PORTLAND - A new study published by The Centers for Disease Control on Friday, identified a chemical found in synthetic marijuana that doctors said was responsible for one of the drug's most serious side effects.
"The chemical is linked directly to kidney failure," said Dr. Robert Hendrickson of The Oregon Poison Center at OHSU.
Synthetic marijuana is made by spraying a mixture of chemicals onto dried herbs.
Hendrickson noted that hundreds of chemicals are used in the process. The finished product is manufactured under several names including "spice," "K2" and "potpourri."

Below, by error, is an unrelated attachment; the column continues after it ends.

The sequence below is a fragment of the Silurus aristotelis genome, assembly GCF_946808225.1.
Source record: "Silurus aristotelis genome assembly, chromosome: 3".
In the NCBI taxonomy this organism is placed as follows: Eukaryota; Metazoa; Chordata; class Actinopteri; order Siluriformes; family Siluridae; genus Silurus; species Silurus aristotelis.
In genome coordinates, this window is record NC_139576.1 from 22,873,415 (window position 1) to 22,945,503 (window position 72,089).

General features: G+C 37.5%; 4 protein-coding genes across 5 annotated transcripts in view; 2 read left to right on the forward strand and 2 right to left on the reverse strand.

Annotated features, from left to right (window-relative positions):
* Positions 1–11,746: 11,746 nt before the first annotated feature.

Across the nation, 16 people have been hospitalized after smoking the synthetic marijuana, most, due to kidney failure. The dangerous chemical was identified as methanone, or XLR-11
Five of those patients lived in Oregon and one lived in Southwest Washington.
Hendrickson said he believed the reason local numbers were higher wasn't because more people in the Northwest smoked the drug; he believed other cases around the country had simply gone unrecognized.
"That's the significance of the (CDC) publication," said Hendrickson. "It will get the word out to people that this drug is a big problem and one we have to contain."